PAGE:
The development cycle of an integrated circuit (IC) –– or informally, chip –– from the conceptual stage to production and shipping to end-users involves several stages. One metric to measure the length of the cycle is the time to market (TTM) that stops when the chip leaves the factory. Missing TTM is a dreadful event that may jeopardize the success of the chip and possibly the future of the company. Meeting the TTM schedule does not ensure a revenue flow from selling it, either. That metric is known as the time to entitlement (TTE). Even if the TTM is on schedule, missing the TTE can pose serious problems for the vendor.
Consider the case of a system house purchasing a batch of chips and subjecting them to an incoming inspection. Should the inspection fail, no revenue would flow to the vendor. If the inspection succeeds, but the chip fails in the field once installed in a product, the relationship between vendor and customer would be compromised forever.
Thorough IC testing before shipping may be a challenge to the TTM but helps TTE.
Recent statistics reveal that the cost of testing a batch of chips after manufacturing to determine which parts are free of manufacturing defects (as opposed to free from design bugs), adds up to 40% to the cost of building the chip.
Each of these considerations drives the electronics industry to devise methods to build testability into the chip at the design stage to lower testing costs and increase product quality.
The methodology that makes this possible is known as Design for Testability (DFT) and can:
- Ensure the detection of all faults in a circuit to increase the quality of the product and accelerate TTE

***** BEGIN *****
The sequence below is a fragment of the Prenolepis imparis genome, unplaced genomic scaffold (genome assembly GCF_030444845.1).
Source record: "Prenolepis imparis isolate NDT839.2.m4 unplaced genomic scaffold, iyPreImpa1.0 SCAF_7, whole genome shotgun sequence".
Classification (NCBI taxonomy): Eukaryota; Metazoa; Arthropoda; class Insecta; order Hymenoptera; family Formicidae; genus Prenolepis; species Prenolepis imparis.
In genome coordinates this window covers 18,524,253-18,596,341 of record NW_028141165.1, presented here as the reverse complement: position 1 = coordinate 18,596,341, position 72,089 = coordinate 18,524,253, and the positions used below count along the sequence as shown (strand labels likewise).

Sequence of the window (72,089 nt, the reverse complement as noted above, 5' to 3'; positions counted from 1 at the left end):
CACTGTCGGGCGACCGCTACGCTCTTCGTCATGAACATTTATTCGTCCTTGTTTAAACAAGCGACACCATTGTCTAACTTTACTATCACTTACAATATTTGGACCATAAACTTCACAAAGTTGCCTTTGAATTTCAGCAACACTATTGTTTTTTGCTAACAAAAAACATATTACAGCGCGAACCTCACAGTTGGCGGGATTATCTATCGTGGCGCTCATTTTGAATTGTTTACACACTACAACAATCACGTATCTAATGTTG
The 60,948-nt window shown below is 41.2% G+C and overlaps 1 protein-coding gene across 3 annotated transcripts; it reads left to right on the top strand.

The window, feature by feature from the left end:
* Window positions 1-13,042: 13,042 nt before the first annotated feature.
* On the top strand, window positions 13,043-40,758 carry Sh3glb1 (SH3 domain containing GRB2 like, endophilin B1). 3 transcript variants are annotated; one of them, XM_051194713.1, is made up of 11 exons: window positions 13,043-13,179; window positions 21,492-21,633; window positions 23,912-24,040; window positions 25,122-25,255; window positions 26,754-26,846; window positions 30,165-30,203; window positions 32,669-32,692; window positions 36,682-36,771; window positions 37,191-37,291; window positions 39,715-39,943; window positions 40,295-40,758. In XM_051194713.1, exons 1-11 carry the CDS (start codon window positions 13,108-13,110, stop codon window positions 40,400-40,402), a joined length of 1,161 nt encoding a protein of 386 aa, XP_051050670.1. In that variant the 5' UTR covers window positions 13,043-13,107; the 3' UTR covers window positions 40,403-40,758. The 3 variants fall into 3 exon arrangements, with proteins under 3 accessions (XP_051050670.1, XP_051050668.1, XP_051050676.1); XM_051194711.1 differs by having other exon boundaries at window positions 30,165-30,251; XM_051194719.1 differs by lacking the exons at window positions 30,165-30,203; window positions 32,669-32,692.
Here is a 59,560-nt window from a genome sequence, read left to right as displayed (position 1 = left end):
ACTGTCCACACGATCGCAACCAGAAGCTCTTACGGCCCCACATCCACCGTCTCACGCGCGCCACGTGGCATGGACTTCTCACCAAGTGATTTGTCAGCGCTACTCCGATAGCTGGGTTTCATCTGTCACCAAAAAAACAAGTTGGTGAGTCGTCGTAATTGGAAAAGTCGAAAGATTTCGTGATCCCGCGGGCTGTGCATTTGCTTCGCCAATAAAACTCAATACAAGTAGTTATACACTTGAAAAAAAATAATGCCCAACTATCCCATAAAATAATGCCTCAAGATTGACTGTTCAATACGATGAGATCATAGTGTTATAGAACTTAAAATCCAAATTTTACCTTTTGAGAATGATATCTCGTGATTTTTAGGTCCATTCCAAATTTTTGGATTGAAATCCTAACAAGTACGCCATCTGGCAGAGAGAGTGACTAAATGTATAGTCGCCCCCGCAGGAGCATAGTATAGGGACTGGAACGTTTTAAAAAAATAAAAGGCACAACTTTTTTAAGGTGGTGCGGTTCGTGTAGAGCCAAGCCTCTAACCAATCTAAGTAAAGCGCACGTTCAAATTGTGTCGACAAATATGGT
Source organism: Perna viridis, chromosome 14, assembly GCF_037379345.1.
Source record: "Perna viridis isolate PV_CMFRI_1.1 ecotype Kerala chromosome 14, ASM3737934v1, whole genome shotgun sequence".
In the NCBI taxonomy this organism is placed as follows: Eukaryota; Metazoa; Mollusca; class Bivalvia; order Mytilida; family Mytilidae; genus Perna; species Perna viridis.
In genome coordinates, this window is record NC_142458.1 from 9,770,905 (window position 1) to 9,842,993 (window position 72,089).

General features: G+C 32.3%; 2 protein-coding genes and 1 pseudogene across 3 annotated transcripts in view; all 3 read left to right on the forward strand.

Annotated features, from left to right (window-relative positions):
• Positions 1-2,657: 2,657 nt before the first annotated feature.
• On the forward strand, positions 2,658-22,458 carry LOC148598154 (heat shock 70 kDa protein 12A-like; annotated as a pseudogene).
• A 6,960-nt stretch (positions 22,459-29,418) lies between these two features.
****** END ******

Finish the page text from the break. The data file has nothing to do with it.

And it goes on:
- Reduce the cost and time associated with test development to improve manufacturing economies and accelerate the TTM
- Decrease execution time of testing fabricated chips, accelerating the TTM
DFT is usually incorporated in the design at the gate level after it has been verified to be functionally correct before taping out the netlist to the foundry. Unfortunately, the insertion of the on-chip test infrastructure may compromise its functional integrity, making it essential to perform a gate-level verification of the design after the DFT implant. The netlist size after insertion increases dramatically, stretching the time to verification way beyond an already compressed TTM schedule.
Emulation with a DFT App
A new DFT “app” is available for hardware emulation to fully verify a design-under-test (DUT) that includes implanted DFT within an already constrained schedule. It brings two changes to the usage of a hardware emulator –– a change in the compilation flow and a change in run-time execution.
First, the hardware emulation’s compiler reads a gate-level design instrumented with the DFT structure together with a IEEE Standard Test Interface Language (STIL) format file including design I/O configuration, clock information and test vectors. The compiler creates an infrastructure for reading test vectors from the STIL file.
While hardware emulation performs at orders of magnitude faster speed than simulation, the DFT App verifies DFT patterns by four or five orders of magnitude. In practical terms, three-months-worth of simulation, or 2,160 hours, can be accomplished in less than an hour.
|The DFT (design for testability) app offers performance advantages over traditional simulation.|
A hardware emulator provides enough power to keep the DFT verification schedule on track, increasing yield and accelerating both TTM and TTE, ultimately boosting profits. It broadens hardware emulation’s use model, improves performance and helps a verification engineer avoid risk and ensure quality chips delivered to customers.
Dr. Lauro Rizzatti (firstname.lastname@example.org) is a verification consultant and industry expert on hardware emulation. He has held positions in management, product marketing, technical marketing, and engineering.